Vitamin D supplementation benefits psoriasis patients without adverse effects
Pathumthani, Thailand: Vitamin D supplementation in psoriasis patients increased the serum vitamin D levels and significantly improved treatment outcome sans any adverse effects, suggests a recent study published in the Dermatology Research and Practice journal.
Several studies have shown circulating 25 hydroxyvitamin D (25(OH)D) levels to be significantly lower in psoriasis patients than healthy controls. But there are limited randomized controlled trials in Asia assessing the impact of oral vitamin D supplementation in psoriasis, and the results are inconclusive.
Wareeporn Disphanurat, Faculty of Medicine, Thammasat University, Pathumthani, Thailand, and colleagues investigated the clinical effect of oral vitamin D supplementation on psoriasis.
The researcher screened 50 subjects, out of which 45 were eligible and randomized to the oral vitamin D2 60,000 IU (n=23) or similar-looking placebo pills (n=22) once every 2 weeks for 6 months. Serum levels of 25(OH)D, calcium, phosphate, parathyroid hormone, and C-reactive protein and adverse events were monitored.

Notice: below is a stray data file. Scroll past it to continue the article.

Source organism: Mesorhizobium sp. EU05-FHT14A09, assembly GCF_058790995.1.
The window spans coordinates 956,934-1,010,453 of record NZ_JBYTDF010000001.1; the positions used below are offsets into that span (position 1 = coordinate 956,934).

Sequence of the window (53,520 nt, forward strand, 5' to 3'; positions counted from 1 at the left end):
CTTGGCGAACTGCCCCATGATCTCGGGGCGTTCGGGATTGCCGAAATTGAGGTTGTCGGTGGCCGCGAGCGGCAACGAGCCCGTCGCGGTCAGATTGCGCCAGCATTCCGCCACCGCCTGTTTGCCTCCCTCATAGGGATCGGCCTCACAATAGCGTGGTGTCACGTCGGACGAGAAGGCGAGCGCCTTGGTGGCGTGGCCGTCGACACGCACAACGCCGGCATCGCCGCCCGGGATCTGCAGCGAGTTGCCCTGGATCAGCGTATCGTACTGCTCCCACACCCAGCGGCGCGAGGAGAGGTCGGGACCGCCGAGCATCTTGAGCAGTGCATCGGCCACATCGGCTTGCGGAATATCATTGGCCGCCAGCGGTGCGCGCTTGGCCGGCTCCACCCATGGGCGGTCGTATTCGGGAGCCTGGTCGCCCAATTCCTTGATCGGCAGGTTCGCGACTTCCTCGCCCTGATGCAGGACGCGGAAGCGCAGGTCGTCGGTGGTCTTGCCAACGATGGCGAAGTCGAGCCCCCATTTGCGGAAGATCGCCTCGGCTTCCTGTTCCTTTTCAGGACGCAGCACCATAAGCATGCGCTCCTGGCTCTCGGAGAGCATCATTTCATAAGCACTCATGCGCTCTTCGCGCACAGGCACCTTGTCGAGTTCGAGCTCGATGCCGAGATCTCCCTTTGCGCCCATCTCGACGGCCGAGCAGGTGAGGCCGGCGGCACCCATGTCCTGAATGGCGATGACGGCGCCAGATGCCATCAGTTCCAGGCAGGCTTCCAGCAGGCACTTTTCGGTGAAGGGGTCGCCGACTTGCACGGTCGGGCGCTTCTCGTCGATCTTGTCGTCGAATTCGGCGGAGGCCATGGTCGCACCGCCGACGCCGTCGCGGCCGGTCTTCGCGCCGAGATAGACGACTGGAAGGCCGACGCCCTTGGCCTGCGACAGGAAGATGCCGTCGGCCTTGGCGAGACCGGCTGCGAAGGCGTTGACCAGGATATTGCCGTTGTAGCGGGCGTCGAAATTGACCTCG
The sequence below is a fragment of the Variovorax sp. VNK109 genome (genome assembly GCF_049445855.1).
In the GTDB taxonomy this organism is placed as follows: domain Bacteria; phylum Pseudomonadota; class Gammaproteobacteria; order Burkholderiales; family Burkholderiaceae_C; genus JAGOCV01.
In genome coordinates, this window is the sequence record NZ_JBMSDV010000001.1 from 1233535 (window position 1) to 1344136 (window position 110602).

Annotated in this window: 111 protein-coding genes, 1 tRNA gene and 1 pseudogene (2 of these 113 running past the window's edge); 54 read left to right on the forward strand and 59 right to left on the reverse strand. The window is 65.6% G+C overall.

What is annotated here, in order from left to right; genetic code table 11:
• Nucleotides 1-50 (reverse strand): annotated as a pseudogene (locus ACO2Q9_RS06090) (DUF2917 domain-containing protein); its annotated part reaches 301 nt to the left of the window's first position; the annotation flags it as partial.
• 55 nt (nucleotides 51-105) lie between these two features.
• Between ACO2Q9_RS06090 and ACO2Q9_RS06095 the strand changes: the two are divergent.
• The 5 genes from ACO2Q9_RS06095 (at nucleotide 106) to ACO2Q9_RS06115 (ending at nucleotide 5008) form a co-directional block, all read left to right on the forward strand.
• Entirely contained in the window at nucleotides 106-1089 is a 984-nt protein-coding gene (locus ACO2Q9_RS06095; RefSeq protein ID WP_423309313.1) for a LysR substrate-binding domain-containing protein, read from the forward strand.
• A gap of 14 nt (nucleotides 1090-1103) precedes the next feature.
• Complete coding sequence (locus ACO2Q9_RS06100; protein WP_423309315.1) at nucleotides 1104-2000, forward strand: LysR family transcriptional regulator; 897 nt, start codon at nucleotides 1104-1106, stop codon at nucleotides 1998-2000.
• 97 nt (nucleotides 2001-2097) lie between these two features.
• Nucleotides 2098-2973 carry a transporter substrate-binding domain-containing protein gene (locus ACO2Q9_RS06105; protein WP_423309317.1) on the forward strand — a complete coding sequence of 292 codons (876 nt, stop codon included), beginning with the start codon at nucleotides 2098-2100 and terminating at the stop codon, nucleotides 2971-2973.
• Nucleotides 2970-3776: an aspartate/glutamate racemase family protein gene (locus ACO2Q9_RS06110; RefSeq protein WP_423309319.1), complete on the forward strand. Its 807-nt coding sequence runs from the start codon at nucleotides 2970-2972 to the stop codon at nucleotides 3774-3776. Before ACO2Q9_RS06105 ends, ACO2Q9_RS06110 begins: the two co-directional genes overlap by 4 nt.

The primary outcome was an improvement of the Psoriasis Area and Severity Index (PASI) score at 3 and 6 months after treatment. At enrollment, the mean PASI score was 4.45, and 26.7% of patients had vitamin D deficiency.
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Key findings include:
- At 3 months, the oral vitamin D2 group had significantly higher PASI improvement than the placebo group (mean PASI improvement: 1.43 versus [vs.] -0.33; mean %PASI improvement: 34.21% vs. -1.85%).
- The mean serum 25(OH)D level was significantly higher in the oral vitamin D group than in the placebo group (27.4 vs. 22.4 ng/mL).
- Serum 25(OH)D concentrations were significantly inversely correlated with PASI scores at the 6-month follow-up.
- No major adverse event was observed overall.
"Our data suggest vitamin D2 is a good adjunctive treatment to the standard therapy," write the authors.
"Additional studies should examine the efficacy of higher doses and longer duration of vitamin D2 in moderately severe and severe psoriasis to determine whether vitamin D would be a suitable adjunct treatment," they concluded.
To read the complete study follow the link: https://doi.org/10.1155/2019/5237642